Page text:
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The Cecilienhof Palace (German: Schloss Cecilienhof), the last of the Hohenzollern palaces, was erected between 1914 and 1917, during The Great War, on the banks of the Havel river in the New Garden, at Potsdam. In the wood-panelled Great Hall of the palace the Potsdam Conference was held from July 17 to August 2, 1945.

It was based on plans by Paul Schultze-Naumburg (1869-1949) and built for the Crown Prince Wilhelm and his wife Cecilie, who came from the Royal House of Mecklenburg. They had previously resided in the Marble Palace. Preceding the building was a long phase of planning that involved constantly altered drafts and various possible locations, until finally it was decided to abandon the not very up-to-date designs in neo-Baroque style. Instead the Royal clients opted for a large, modern country house in a harmonious garden setting.

It is a magnificent creation with characteristic use of half-timbered elements following the tradition of an English country house. With great skill Schultze-Naumburg structured the palace complex around several inner courtyards. This played down its actual size and allowed it to be effortlessly integrated into the New Garden. The atmospheric interiors feature designs and furnishings of striking quality. Historical styles are used unobtrusively for the decoration of the rooms. The main staircase above the Great Hall was created in Danzig Baroque style, the wood being gifted by the City of Danzig to the royal couple. The decor for the Crown Princess's private cabinet, used as a stateroom, was designed by architect Paul Ludwig Troost, famous for his designs for the interiors of passenger liners. He was also responsible for nearly all of the Royal couple's private rooms.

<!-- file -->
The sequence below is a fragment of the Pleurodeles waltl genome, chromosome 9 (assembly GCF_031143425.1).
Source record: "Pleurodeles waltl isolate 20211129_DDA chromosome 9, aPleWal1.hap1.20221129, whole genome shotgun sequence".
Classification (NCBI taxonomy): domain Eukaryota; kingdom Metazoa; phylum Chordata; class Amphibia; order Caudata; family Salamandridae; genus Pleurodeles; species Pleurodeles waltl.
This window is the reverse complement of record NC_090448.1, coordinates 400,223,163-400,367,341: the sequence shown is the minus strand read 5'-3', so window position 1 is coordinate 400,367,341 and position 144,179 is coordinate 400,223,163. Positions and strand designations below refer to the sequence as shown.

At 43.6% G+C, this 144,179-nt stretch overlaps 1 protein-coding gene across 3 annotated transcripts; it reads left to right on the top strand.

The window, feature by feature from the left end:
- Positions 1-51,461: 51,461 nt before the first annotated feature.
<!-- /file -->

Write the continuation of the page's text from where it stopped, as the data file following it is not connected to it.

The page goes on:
• Leuthauser, Gabriele, & Feierabend, Peter, editors, Potsdam - Palaces and Gardens of the Hohenzollern, Konemann, Koln, 1996, pps:268-279. ISBN 3-89508-238-4